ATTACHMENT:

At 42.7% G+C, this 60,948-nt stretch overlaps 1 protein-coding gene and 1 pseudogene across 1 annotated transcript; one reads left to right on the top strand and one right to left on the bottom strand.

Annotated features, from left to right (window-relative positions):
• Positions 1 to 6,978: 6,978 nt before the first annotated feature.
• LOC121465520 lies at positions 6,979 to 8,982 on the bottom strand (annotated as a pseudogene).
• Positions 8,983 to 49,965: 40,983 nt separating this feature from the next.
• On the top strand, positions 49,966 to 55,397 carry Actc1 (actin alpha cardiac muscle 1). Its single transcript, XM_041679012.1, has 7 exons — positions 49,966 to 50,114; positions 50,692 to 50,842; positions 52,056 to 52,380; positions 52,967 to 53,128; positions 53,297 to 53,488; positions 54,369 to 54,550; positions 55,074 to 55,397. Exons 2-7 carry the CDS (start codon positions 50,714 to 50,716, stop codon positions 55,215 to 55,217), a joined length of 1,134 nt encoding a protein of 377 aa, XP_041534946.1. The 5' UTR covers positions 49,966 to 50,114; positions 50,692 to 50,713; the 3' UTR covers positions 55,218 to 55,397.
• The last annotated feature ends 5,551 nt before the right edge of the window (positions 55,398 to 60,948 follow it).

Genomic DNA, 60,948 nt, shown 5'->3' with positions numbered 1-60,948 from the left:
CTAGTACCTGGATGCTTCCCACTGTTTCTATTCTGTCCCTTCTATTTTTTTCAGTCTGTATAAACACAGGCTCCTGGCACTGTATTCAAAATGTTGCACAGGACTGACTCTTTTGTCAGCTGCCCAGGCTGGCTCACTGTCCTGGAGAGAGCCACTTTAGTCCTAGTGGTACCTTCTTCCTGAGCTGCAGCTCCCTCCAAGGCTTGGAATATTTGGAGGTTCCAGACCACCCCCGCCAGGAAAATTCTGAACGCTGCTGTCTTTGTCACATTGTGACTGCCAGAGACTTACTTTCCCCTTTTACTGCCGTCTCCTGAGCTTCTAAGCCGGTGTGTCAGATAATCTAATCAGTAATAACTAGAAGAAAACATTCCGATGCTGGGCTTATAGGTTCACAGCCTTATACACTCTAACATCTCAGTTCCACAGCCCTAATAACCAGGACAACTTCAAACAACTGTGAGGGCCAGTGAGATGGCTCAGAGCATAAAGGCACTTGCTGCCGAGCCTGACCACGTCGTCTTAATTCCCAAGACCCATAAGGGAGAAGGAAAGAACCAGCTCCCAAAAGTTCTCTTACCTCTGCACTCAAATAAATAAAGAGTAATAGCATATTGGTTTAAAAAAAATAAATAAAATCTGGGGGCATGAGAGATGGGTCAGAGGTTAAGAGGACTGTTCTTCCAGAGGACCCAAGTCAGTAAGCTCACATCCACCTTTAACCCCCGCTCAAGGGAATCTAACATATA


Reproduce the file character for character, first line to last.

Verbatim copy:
At 42.7% G+C, this 60,948-nt stretch overlaps 1 protein-coding gene and 1 pseudogene across 1 annotated transcript; one reads left to right on the top strand and one right to left on the bottom strand.

Annotated features, from left to right (window-relative positions):
• Positions 1 to 6,978: 6,978 nt before the first annotated feature.
• LOC121465520 lies at positions 6,979 to 8,982 on the bottom strand (annotated as a pseudogene).
• Positions 8,983 to 49,965: 40,983 nt separating this feature from the next.
• On the top strand, positions 49,966 to 55,397 carry Actc1 (actin alpha cardiac muscle 1). Its single transcript, XM_041679012.1, has 7 exons — positions 49,966 to 50,114; positions 50,692 to 50,842; positions 52,056 to 52,380; positions 52,967 to 53,128; positions 53,297 to 53,488; positions 54,369 to 54,550; positions 55,074 to 55,397. Exons 2-7 carry the CDS (start codon positions 50,714 to 50,716, stop codon positions 55,215 to 55,217), a joined length of 1,134 nt encoding a protein of 377 aa, XP_041534946.1. The 5' UTR covers positions 49,966 to 50,114; positions 50,692 to 50,713; the 3' UTR covers positions 55,218 to 55,397.
• The last annotated feature ends 5,551 nt before the right edge of the window (positions 55,398 to 60,948 follow it).

Genomic DNA, 60,948 nt, shown 5'->3' with positions numbered 1-60,948 from the left:
CTAGTACCTGGATGCTTCCCACTGTTTCTATTCTGTCCCTTCTATTTTTTTCAGTCTGTATAAACACAGGCTCCTGGCACTGTATTCAAAATGTTGCACAGGACTGACTCTTTTGTCAGCTGCCCAGGCTGGCTCACTGTCCTGGAGAGAGCCACTTTAGTCCTAGTGGTACCTTCTTCCTGAGCTGCAGCTCCCTCCAAGGCTTGGAATATTTGGAGGTTCCAGACCACCCCCGCCAGGAAAATTCTGAACGCTGCTGTCTTTGTCACATTGTGACTGCCAGAGACTTACTTTCCCCTTTTACTGCCGTCTCCTGAGCTTCTAAGCCGGTGTGTCAGATAATCTAATCAGTAATAACTAGAAGAAAACATTCCGATGCTGGGCTTATAGGTTCACAGCCTTATACACTCTAACATCTCAGTTCCACAGCCCTAATAACCAGGACAACTTCAAACAACTGTGAGGGCCAGTGAGATGGCTCAGAGCATAAAGGCACTTGCTGCCGAGCCTGACCACGTCGTCTTAATTCCCAAGACCCATAAGGGAGAAGGAAAGAACCAGCTCCCAAAAGTTCTCTTACCTCTGCACTCAAATAAATAAAGAGTAATAGCATATTGGTTTAAAAAAAATAAATAAAATCTGGGGGCATGAGAGATGGGTCAGAGGTTAAGAGGACTGTTCTTCCAGAGGACCCAAGTCAGTAAGCTCACATCCACCTTTAACCCCCGCTCAAGGGAATCTAACATATA